Make-or-Break Spring Begins for Mountaineers
Few fans actually want their favorite team’s head coach fired. Wanting that means the fan also wants failure, for the coach and team. Yet programs enter crossroads where impatience due to lack of on-field success dominates. The West Virginia Mountaineers find themselves here after posting three losing seasons in their last four. We asked last October where the Mountaineers might head next after they suffered their second of three consecutive losses in the heart of conference play. Still, we ask that question. We do not want the failure that would mean the end of the Neal Brown era in Morgantown. That said, as this make-or-break Spring begins for the Mountaineers, we would not be doing our job if we did not start here. If Brown cannot find a way to win eight games this year, a thinning fan base will turn completely.
A Brief History Lesson
Between 1999 and 2018–a span of twenty straight seasons–WVU posted just three total losing seasons. Beginning with the 2019 season, they have matched that number. They had not suffered two straight losing seasons since the end of the Frank Cignetti era when they fell below .500 for four straight seasons. The era ended way back in 1979, over 40 years ago. That, perhaps, is a lesson for why fans should never wish for the departure of a head coach. Fans were not content with a 60% winning percentage under Dana Holgorsen, but now they are being asked to swallow a fifth season of what amounts to five-and-a-half-win football.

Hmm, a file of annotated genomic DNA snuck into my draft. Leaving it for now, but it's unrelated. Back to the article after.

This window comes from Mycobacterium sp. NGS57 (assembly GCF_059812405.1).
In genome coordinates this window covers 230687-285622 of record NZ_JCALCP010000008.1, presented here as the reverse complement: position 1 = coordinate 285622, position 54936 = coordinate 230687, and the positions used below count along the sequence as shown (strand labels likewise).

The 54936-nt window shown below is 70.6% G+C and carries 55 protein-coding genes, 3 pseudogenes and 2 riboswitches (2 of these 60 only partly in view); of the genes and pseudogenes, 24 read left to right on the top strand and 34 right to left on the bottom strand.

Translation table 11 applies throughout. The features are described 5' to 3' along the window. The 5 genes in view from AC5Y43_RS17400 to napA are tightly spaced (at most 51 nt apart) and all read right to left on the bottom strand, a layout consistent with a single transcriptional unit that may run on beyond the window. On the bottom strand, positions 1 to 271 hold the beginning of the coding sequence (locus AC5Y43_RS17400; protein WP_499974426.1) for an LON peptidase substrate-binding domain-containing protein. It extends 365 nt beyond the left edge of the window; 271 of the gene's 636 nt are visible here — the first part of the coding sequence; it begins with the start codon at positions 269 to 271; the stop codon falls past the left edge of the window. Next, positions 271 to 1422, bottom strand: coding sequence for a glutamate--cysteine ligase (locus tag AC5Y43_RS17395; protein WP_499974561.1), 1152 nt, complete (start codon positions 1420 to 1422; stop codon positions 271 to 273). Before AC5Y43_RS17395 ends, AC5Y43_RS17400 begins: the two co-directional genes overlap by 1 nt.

This does not sit well with a fan base that rallies around their beloved Mountaineers. The team that seeks to embody the blue-collar mentality of the State it represents should be–and can be–better than that. Can it be better with Brown? This season will tell.
We will go through a position preview series over the course of the Spring heading into the Gold-Blue Game on April 22. That said, we can preview the, uh, previews a bit here. West Virginia enters its make-or-break Spring with some strengths. The offensive line enters the Spring with 15 scholarship linemen, seven upperclassmen, and three multi-year starters. The final two spots–alongside Doug Nester, Wyatt Milum, and Zach Frazier–can come from upperclassmen who have started plenty of games in each of the last several seasons (a la Brandon Yates) or promising young players or late-emerging potential starts (a la Tomas Rimac). The position is one of strength, regardless.
Behind them, the running back room is among the deepest West Virginia has featured in several years. Before an injury derailed his season, superstar freshman CJ Donaldson lit up box scores. Tony Mathis, Jaylen Anderson, and Justin Johnson each have had their moments to shine as well. Add to that mix the lightning-and-thunder freshman pair of DJ Oliver and Jahiem White, and you can see why we call this a strength. Brown has long professed a desire to play ground-and-pound football, and this looks like the best chance yet to do it.
While they will certainly miss the steadying (and dominant) presence of Dante Stills on the defensive line, the Mountaineers also return plenty of talent to the room, led by Sean Martin and Edward Vesterinen.